Slow Food

By Diane Binder

No one comes to the front door of the old clapboard house, unless of course they are peddling something, or lost. The gravel drive shoots up a short, steep hill and curves around to the back of the house, the way a strong arm pulls you in for a hug. Left-over aromas of thick, black coffee, bacon, and biscuits waft through the back screen door, greeting you before you have a chance to grab the handle. No knock is required, only a holler, to announce your arrival.

The kitchen welcomes you with its rows of glass jars filled with a colorful harvest, and the smooth, black iron skillet, seasoned from years of use, waiting for the next meal. Simply passing through the room creates a mouth-watering sensation as you anticipate its potential offerings.

Brown and cold, the large gas stove anchored in the living room rests for the summer, as the television cheers for the Cincinnati Reds. The avocado couch, its cushions worn from the bottoms of the ten children raised in this house, is empty, even the reserved seat at the end, which appears to guard the soft peppermints and creamy caramels at its side. The pungent smell of sweet tobacco warns you to watch your step while reaching for the candy jar, lest you kick over the spittoon sitting on the floor below. The windows are open, allowing the breeze to bring the sound of distant voices, answering your question.

Retracing your steps through the house, while simultaneously unwrapping the cellophane of a favored caramel, you follow the familiar sounds outside. The old screen door whacks as it closes behind you; eyes searching, they quickly meet hers. Sitting beneath the oak tree’s broad canopy, my Grandma Sara smiles, gesturing with one hand for you to join her. Climbing the slight hill behind the house, you can see the page of an old newspaper spread across her lap indicating that she is snapping fresh green beans from the garden. Never stopping the rhythmic flow, she welcomes you to sit a spell, as she breaks the beans into pieces. Dropping the chosen segments into the old enamel-coated pot with one hand, she swiftly releases the unwanted remains onto yesterday’s sports page with the other.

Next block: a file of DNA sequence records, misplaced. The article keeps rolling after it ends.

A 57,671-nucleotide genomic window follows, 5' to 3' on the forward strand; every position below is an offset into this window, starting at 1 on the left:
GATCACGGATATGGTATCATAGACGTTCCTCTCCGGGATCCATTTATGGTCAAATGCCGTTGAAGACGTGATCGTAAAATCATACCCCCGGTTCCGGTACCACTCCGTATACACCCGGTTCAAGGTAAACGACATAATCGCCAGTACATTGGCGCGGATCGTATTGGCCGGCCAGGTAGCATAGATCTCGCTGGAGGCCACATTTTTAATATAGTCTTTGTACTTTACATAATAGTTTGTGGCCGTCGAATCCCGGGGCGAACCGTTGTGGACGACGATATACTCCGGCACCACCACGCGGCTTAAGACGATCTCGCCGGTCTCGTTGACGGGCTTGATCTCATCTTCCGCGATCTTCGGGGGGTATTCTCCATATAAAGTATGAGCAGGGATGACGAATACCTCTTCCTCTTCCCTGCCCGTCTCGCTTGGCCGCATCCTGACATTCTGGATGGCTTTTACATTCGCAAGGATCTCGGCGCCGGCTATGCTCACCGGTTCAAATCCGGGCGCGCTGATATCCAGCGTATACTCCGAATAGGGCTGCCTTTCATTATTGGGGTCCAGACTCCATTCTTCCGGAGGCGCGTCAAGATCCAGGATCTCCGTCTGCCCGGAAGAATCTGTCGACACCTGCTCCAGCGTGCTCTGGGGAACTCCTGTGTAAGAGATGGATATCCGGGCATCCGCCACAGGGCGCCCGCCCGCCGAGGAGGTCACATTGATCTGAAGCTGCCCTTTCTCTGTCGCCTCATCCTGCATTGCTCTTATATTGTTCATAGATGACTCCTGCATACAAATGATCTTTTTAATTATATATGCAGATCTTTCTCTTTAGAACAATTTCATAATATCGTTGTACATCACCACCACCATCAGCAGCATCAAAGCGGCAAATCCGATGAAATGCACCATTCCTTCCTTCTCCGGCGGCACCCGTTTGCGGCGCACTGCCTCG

Looking over your shoulder, you see Grandpa, whom everyone calls Eck, returning from feeding his loyal hunting companions. The empty bucket swings in one hand as he passes a pond surrounded by laden blueberry bushes. Dropping the bucket beside the weather-beaten shed, he checks on the lettuce growing inside a greenhouse of old storm windows.

Gathering up the front of her faded dress from the hem, forming a shallow bowl, Sara walks to the edge of the woods and discards the stems and ends, as you watch, anticipating a dinner invitation. The methods are slow, the pace even slower, as Sara and Eck move through their day. Progress and technology have not passed them by, only time, which they never seem to mind.

It is said that it is beneficial to wait, for it is from that, which good things come. Walking together, you head toward the house, where hospitality beckons, inviting you to partake in the bounty of slow food.

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Categories: Essay, Issue 4 | Leave a comment

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